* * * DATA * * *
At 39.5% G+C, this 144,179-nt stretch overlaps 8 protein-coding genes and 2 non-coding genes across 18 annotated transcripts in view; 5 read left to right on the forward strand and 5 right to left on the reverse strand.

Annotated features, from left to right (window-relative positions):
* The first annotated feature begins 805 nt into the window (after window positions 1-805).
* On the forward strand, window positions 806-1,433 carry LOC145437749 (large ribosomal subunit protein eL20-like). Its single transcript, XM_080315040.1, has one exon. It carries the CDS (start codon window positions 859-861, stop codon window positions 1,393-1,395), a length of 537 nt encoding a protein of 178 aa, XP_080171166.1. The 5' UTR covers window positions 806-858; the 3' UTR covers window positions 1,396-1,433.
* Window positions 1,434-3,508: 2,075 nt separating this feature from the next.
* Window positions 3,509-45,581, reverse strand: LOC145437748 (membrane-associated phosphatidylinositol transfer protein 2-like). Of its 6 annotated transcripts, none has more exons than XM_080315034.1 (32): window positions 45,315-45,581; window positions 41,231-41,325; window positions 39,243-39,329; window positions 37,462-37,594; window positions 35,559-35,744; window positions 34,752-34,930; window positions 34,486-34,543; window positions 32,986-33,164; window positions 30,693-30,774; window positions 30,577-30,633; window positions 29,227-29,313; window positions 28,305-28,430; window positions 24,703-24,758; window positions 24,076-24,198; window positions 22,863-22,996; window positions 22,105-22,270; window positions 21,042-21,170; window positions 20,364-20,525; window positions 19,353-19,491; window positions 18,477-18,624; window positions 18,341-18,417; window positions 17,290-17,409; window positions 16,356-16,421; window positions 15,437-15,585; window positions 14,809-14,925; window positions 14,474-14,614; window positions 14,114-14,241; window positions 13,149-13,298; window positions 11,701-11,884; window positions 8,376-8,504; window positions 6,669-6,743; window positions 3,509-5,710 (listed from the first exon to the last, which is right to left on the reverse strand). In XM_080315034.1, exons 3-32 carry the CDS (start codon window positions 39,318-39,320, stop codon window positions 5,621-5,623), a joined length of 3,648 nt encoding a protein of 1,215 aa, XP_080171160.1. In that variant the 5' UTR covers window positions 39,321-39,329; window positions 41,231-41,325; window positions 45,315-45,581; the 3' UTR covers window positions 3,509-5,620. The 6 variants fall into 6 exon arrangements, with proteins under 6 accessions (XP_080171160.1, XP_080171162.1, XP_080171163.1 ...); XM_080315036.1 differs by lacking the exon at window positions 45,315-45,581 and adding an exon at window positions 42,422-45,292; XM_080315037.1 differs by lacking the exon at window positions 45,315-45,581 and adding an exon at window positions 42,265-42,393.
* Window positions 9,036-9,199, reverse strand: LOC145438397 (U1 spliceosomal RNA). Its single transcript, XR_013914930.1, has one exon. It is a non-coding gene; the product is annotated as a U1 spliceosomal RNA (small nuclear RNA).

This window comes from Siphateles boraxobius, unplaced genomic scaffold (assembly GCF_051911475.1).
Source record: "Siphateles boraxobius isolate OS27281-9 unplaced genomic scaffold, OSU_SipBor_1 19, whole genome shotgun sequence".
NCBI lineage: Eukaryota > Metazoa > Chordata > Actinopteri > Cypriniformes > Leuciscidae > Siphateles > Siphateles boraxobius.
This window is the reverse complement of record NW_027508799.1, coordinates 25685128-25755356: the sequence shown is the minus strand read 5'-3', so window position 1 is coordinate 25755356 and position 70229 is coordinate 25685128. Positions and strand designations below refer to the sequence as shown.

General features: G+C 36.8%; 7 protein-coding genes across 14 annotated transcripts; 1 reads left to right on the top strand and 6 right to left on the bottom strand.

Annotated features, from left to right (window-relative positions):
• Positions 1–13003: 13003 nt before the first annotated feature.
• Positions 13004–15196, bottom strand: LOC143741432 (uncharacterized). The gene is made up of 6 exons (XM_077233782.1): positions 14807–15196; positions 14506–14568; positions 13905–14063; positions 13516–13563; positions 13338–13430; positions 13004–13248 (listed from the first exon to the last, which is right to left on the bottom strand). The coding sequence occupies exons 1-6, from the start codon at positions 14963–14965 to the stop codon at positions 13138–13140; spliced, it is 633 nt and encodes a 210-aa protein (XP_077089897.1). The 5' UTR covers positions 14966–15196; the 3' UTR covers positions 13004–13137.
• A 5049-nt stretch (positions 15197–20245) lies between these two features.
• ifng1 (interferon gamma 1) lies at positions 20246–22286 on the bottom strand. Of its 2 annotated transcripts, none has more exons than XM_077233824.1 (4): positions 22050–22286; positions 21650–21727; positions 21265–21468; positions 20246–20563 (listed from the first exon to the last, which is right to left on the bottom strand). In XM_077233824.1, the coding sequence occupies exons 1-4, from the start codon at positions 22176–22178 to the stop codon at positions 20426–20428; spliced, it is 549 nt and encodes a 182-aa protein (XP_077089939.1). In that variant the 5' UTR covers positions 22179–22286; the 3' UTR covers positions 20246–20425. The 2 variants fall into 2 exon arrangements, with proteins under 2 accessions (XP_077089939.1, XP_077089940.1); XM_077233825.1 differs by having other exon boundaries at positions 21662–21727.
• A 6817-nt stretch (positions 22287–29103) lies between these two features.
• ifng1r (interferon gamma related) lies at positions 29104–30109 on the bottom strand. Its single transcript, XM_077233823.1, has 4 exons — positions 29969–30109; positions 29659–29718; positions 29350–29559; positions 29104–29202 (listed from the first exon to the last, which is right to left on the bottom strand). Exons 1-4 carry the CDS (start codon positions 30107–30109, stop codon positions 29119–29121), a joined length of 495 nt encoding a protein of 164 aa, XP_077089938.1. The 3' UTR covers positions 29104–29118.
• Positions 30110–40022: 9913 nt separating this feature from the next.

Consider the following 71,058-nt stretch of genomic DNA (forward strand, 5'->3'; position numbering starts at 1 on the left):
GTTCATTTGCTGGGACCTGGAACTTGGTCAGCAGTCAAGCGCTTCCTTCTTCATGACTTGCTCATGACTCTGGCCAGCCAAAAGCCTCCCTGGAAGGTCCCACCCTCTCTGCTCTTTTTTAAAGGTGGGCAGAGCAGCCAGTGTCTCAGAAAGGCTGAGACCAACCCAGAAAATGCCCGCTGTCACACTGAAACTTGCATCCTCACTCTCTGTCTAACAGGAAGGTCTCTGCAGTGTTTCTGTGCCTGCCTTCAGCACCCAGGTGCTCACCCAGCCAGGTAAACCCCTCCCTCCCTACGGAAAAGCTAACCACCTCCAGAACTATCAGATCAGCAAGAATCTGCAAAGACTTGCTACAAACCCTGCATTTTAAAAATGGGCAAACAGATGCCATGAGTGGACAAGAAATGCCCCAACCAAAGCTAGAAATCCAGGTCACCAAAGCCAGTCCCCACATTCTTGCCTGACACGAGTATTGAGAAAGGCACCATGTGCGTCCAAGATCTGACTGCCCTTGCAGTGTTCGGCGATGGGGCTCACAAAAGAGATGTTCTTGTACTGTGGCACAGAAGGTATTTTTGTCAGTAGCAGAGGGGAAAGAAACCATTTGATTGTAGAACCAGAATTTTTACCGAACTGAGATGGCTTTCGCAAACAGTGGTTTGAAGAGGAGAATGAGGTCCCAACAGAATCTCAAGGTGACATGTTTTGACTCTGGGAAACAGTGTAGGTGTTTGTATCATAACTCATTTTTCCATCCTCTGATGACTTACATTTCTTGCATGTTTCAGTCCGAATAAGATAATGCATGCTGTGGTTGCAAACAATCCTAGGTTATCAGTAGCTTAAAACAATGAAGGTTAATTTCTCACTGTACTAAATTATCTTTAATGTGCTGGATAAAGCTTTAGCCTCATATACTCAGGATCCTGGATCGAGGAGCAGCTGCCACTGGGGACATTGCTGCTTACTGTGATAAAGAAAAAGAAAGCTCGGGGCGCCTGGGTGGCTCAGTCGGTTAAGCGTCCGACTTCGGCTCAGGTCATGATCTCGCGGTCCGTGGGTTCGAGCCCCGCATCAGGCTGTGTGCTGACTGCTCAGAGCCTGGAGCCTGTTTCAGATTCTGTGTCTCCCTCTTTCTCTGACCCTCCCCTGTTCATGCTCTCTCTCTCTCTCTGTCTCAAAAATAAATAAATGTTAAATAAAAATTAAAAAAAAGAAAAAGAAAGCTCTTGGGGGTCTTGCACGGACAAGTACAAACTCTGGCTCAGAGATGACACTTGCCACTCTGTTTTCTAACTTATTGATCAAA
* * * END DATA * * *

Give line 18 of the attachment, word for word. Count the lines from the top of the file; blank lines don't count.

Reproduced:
• A 6817-nt stretch (positions 22287–29103) lies between these two features.